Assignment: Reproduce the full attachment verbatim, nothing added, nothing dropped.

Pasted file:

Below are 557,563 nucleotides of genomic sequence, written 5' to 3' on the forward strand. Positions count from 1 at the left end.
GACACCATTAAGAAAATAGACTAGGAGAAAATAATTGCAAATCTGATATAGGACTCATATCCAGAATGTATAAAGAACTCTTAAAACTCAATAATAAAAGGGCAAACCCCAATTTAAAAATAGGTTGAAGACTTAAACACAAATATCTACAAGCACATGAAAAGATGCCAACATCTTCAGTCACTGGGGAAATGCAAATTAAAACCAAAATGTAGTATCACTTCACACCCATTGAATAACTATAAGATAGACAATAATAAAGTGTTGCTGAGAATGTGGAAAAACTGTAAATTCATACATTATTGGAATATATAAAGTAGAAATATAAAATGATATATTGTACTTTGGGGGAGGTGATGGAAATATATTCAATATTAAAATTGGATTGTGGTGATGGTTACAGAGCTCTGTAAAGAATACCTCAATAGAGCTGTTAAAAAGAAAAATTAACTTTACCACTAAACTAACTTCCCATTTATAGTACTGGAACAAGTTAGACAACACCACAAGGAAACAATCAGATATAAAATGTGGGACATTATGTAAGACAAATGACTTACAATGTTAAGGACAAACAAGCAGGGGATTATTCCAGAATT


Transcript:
Below are 557,563 nucleotides of genomic sequence, written 5' to 3' on the forward strand. Positions count from 1 at the left end.
GACACCATTAAGAAAATAGACTAGGAGAAAATAATTGCAAATCTGATATAGGACTCATATCCAGAATGTATAAAGAACTCTTAAAACTCAATAATAAAAGGGCAAACCCCAATTTAAAAATAGGTTGAAGACTTAAACACAAATATCTACAAGCACATGAAAAGATGCCAACATCTTCAGTCACTGGGGAAATGCAAATTAAAACCAAAATGTAGTATCACTTCACACCCATTGAATAACTATAAGATAGACAATAATAAAGTGTTGCTGAGAATGTGGAAAAACTGTAAATTCATACATTATTGGAATATATAAAGTAGAAATATAAAATGATATATTGTACTTTGGGGGAGGTGATGGAAATATATTCAATATTAAAATTGGATTGTGGTGATGGTTACAGAGCTCTGTAAAGAATACCTCAATAGAGCTGTTAAAAAGAAAAATTAACTTTACCACTAAACTAACTTCCCATTTATAGTACTGGAACAAGTTAGACAACACCACAAGGAAACAATCAGATATAAAATGTGGGACATTATGTAAGACAAATGACTTACAATGTTAAGGACAAACAAGCAGGGGATTATTCCAGAATT